Sal is a big guy, with the thick, golden mane of a man who knows hair is his business, and dyed eyebrows to match. His office is decorated with motivational posters that say things like “Leadership” and “Positivity,” along with photos of his daughter in a shiny blue prom dress. He has very bright blue eyes and stares straight at me when he holds for laughs. Which is often.
Beauty College is tucked into a dingy storefront on a side street off this upstate New York town’s languishing business district. There’s a crack in the glass of the front door and someone has forgotten an umbrella in the corner. It’s a big room with mirrors and fake wood-paneled walls, linoleum floors and mannequin heads scattered about.
I fill out an “Interview” form that makes frequent references to The Professional Beauty Industry, as in “Why are you now interested in joining The Professional Beauty Industry?” and “Do you have any family members currently working in The Professional Beauty Industry?” It also notes that The Professional Beauty Industry has plenty of job openings despite the recession, and that the average salon employee can expect to make $18.01 per hour, once you factor in tips. Assuming a 35-hour week, that’s about $32,000 per year before taxes.
Beauty College charges $12,800 for it’s 1000-hour training program.
Sal gives my form a cursory glance and informs me that since I already have a bachelor’s degree, I won’t qualify for any financial aid grants, but he welcomes me to apply for a loan and embarks on a lengthy explanation of the various ways I can go $8,000 to $10,000 in debt for the foreseeable future if not the next ten years. It’s really all down to the government, he explains, because Beauty College is very willing to work with me, but the government has all these rules. “I don’t want to get political, of course.” I can even go ahead and get started with the next round of classes on September 14 – he doesn’t mind if I can’t write him a check until October. I say I need to talk the finances over with my husband and he nods sympathetically. “Bring him in, if you want. He might feel better if he checks the place out for himself.”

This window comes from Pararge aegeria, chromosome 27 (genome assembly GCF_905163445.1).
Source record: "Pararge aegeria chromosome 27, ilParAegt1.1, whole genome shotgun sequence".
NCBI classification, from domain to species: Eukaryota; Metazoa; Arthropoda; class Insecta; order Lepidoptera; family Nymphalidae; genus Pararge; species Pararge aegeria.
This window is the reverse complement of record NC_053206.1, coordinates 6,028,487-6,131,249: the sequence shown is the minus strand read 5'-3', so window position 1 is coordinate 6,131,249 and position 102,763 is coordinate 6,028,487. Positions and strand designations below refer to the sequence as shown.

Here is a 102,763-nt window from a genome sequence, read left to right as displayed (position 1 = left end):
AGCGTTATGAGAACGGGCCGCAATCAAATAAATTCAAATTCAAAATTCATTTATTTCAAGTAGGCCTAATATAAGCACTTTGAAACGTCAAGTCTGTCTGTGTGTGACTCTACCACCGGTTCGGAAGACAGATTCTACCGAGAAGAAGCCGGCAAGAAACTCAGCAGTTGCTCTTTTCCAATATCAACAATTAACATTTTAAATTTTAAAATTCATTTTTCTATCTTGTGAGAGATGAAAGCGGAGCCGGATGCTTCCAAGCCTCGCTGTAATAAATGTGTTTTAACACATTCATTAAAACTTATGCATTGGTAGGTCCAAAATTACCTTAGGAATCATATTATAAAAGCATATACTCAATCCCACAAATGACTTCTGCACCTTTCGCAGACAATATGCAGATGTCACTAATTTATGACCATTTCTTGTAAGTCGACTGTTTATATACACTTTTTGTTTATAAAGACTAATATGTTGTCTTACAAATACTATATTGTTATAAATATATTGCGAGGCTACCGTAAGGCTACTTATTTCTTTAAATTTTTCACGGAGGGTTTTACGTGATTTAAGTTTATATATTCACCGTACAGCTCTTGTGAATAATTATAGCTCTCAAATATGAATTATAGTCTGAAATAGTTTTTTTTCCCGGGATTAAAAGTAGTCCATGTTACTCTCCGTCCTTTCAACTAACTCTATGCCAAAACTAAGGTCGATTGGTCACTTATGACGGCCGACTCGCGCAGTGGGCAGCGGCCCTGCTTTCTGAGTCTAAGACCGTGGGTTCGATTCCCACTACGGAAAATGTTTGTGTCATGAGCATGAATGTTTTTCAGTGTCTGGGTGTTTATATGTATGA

Then we talk about why Beauty College is a much better investment than what Sal likes to call “Traditional Education.” Traditional Education basically trains you for nothing, being the main difference. You write term papers and party and learn “philosophy” for four years, but then, what do you have to show for it? Does anyone say, “What do you want to be when you grow up, Virginia?” What jobs would an English major even qualify you to have? Sal knows what it’s like. He was a Phys Ed major himself.
Beauty College, on the other hand, gives you marketable skills that translate to specific jobs. They work with you every step of the way. They ask you, “What do you want to be when you grow up, Virginia?” More to make a point than to listen to the answer — Sal doesn’t actually put me on the spot with that question, but moves right along to explain all the contacts they have with salons all over the tri-county area and, of course, in New York City, so they always know when someone is hiring.
Beauty College will keep in touch and make sure to continue to offer me plenty of other opportunities for advanced education, which is so important in The Professional Beauty Industry. After all, their program (the full cosmetology license training) takes 1000 hours. During that time, I’ll learn to cut, color, perm, straighten, and relax hair. I’ll learn to add weaves, extensions and braids. I’ll learn to paint nails, wax skin, and apply makeup.
“But the thing is,” Sal says, leaning forward and raising one blond eyebrow confidentially. “In 1000 hours you basically learn just enough to be dangerous.”